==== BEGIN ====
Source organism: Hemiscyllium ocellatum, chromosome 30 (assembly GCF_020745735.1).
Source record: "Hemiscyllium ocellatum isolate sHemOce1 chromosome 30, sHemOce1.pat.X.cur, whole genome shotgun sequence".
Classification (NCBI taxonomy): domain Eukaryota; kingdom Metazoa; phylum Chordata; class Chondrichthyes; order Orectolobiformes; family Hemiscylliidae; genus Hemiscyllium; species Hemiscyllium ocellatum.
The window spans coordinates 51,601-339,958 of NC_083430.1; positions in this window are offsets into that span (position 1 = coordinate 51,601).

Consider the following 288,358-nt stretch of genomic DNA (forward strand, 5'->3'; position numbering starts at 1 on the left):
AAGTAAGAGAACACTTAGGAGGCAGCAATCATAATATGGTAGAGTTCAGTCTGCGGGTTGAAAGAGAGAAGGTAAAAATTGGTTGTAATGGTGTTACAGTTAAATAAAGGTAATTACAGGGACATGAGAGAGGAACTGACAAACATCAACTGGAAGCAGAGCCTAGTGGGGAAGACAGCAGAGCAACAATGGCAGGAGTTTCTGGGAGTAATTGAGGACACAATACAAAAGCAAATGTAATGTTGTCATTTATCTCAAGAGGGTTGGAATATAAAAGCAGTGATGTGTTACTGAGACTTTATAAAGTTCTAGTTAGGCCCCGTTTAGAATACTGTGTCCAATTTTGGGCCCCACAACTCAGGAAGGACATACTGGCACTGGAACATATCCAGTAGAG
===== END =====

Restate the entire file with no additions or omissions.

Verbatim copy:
Source organism: Hemiscyllium ocellatum, chromosome 30 (assembly GCF_020745735.1).
Source record: "Hemiscyllium ocellatum isolate sHemOce1 chromosome 30, sHemOce1.pat.X.cur, whole genome shotgun sequence".
Classification (NCBI taxonomy): domain Eukaryota; kingdom Metazoa; phylum Chordata; class Chondrichthyes; order Orectolobiformes; family Hemiscylliidae; genus Hemiscyllium; species Hemiscyllium ocellatum.
The window spans coordinates 51,601-339,958 of NC_083430.1; positions in this window are offsets into that span (position 1 = coordinate 51,601).

Consider the following 288,358-nt stretch of genomic DNA (forward strand, 5'->3'; position numbering starts at 1 on the left):
AAGTAAGAGAACACTTAGGAGGCAGCAATCATAATATGGTAGAGTTCAGTCTGCGGGTTGAAAGAGAGAAGGTAAAAATTGGTTGTAATGGTGTTACAGTTAAATAAAGGTAATTACAGGGACATGAGAGAGGAACTGACAAACATCAACTGGAAGCAGAGCCTAGTGGGGAAGACAGCAGAGCAACAATGGCAGGAGTTTCTGGGAGTAATTGAGGACACAATACAAAAGCAAATGTAATGTTGTCATTTATCTCAAGAGGGTTGGAATATAAAAGCAGTGATGTGTTACTGAGACTTTATAAAGTTCTAGTTAGGCCCCGTTTAGAATACTGTGTCCAATTTTGGGCCCCACAACTCAGGAAGGACATACTGGCACTGGAACATATCCAGTAGAG